AMD’s Mobile Revival: Redefining the Notebook Business with the Ryzen 9 4900HS (A Review)by Dr. Ian Cutress on April 9, 2020 9:00 AM EST
Ryzen 9 4900HS with DDR4-2666 and DDR4-3000
In our ASUS Zephyrus G14, we have a total of 16 GB of DDR4. This is split between a single SO-DIMM module of 8 GB, and a set of 8 GB memory soldered onto the board. AMD will offer a version with 16 / 16, however this might come at a later date.
This memory is running at the AMD recommended for these processors, DDR4-3200. Through our inspection tools, we can tell that this memory is running with subtimings of 22-22-22 with a command rate of 1T. The command rate is certainly good, however the 22-22-22 is a little slower than what we see on a desktop system running at this speed, because here we have a system that conforms to JEDEC’s subtiming requirements.
For our memory testing we wanted to see what speeds and capacities we could achieve. Corsair very kindly sent us some modules of 16 GB DDR4-3000 and a module of 32 GB DDR4-2666. This would give our system either 24 GB or 40 GB total respectively, which for a machine designed to do heavier duty workloads, having >16 GB is certainly welcome, as long as the performance hit isn’t too much.
I installed the 32 GB module, and the system booted first time with no fuss. A quick look to see if all the capacity was seen, and we had a total of 40 GB. The speed was also as expected, at DDR4-2666 but with subtimings of 20-19-19 1T.
However, when we put in the module of 16 GB DDR4-3000, to get a total of 24 GB, the detected speed inside the system was only DDR4-2666. Looking at the module settings, this was because the DDR4-3000 speed was actually an XMP profile, and ASUS has not enabled the ability to set XMP profiles here.
We were able to get DDR4-2666 on the 32 GB module because this is the base frequency and settings for the module. The same with the 8 GB module that came with the system – it was flashed so that the basic SPD setting was DDR4-3200. If users want to get high capacity modules with the faster DRAM speeds on this system, they will have to configure the primary SPD profile of their modules, which isn’t an easy thing to do.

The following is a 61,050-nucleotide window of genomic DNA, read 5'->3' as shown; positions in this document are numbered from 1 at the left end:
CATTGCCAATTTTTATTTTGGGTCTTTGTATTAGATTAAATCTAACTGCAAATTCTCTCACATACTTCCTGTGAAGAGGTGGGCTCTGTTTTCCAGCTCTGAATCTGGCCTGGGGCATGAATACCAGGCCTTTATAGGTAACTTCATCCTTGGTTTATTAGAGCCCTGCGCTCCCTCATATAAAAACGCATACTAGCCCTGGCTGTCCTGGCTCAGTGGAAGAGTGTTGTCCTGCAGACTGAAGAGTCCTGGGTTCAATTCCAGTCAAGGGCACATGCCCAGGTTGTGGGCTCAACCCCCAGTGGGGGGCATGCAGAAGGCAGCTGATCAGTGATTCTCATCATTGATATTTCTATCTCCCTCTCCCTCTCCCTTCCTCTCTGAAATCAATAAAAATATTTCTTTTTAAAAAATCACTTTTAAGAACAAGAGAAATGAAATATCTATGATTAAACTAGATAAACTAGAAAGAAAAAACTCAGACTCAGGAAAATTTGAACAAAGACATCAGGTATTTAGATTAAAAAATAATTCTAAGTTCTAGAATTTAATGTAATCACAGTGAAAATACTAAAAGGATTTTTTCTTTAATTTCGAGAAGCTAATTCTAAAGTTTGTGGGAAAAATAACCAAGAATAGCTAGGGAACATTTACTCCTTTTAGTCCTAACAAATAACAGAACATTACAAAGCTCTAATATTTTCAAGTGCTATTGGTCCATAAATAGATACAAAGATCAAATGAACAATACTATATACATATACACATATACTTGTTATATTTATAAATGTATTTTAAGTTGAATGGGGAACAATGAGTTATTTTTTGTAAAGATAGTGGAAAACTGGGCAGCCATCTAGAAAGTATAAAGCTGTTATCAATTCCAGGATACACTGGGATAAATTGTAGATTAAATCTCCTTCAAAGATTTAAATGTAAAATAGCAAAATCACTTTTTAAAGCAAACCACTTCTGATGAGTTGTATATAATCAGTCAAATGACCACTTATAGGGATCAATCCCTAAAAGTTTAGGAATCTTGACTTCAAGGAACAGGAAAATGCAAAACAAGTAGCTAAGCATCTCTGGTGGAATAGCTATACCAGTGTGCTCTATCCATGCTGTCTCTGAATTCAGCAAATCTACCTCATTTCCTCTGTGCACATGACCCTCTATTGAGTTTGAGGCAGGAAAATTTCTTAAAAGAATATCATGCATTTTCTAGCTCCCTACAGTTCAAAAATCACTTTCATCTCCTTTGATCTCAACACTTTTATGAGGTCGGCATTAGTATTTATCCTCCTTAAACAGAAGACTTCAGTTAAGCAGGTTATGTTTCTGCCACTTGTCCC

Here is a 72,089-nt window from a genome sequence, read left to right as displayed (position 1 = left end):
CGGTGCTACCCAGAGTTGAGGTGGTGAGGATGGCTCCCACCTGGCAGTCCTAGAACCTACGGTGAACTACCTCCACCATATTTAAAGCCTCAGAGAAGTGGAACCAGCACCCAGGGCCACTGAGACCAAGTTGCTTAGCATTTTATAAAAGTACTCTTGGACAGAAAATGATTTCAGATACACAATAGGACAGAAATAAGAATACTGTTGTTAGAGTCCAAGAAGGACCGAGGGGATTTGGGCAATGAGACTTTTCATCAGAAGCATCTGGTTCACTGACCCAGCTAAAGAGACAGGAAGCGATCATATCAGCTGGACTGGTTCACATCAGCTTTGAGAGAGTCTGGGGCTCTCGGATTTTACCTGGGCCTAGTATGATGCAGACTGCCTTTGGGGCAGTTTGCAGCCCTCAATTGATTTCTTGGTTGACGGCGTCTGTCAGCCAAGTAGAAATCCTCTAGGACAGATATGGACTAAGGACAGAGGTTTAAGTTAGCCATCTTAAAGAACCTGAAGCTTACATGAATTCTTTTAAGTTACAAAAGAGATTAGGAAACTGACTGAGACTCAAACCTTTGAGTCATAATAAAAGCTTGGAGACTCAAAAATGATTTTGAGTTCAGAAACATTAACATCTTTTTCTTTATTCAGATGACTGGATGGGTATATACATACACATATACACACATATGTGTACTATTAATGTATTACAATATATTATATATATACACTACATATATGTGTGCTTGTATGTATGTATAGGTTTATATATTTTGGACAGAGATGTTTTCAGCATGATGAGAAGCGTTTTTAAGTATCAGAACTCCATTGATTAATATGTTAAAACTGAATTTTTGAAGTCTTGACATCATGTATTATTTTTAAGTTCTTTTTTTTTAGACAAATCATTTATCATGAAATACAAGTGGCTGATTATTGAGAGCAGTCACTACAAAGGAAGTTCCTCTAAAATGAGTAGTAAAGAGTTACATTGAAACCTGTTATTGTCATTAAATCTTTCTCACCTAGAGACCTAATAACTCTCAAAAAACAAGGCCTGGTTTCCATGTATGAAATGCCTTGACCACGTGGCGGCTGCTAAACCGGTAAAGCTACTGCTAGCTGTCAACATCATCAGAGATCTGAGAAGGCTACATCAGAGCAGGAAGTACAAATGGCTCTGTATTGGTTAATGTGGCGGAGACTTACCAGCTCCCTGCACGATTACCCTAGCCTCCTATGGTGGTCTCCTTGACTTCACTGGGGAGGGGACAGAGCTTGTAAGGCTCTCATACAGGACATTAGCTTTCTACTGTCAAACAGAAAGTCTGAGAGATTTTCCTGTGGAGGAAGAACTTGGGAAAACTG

As a result, our tests are going to come down to the 8 GB DDR4-3200 module that came with the system, and compare it to the 32 GB DDR4-2666 module. Note that the latter is an 8+32 configuration, which is expected to run in dual channel for the first 16 GB, and then single channel for the next 24 GB.
With our AI test, there’s a ~20% benefit from having the faster memory, which decreases slightly when moved to a limited power budget.
We didn’t see any difference in something like Cinebench.
There was more of a difference in PCMark 10, however PCM10 isn't that great in showing where the bottlenecks are.
Integrated Graphics Tests
For the Civ 6 graphics test, the difference in performance between the two memory settings is really significant. This sort of game cares less about FPS, however going down to 22 FPS for 1080p Max and No MSAA means that the user probably has to dial that back a bit to get something more reasonable.
Going from plugged in to not plugged in, we didn’t see much of a change with the slower memory, however the DDR4-3200 setting still gets a serious benefit over the DDR4-2666 arrangement.
For Final Fantasy, there a significant change - moving up from DDR4-2666 to DDR4-3200 affords a +30% improvement.
Discrete Graphics Tests
In each case, the faster DRAM actually improves discrete graphics performance.
Overall, 16 GB of memory in a system like this isn't the best configuration - people who need the power are going to likely want 32 GB. However, users putting in their own fast module when buying the 16 GB version are going to have to be careful about the performance. Both the integrated graphics and the discrete graphics take a knock on performance going down from DDR4-3200 to DDR4-2666.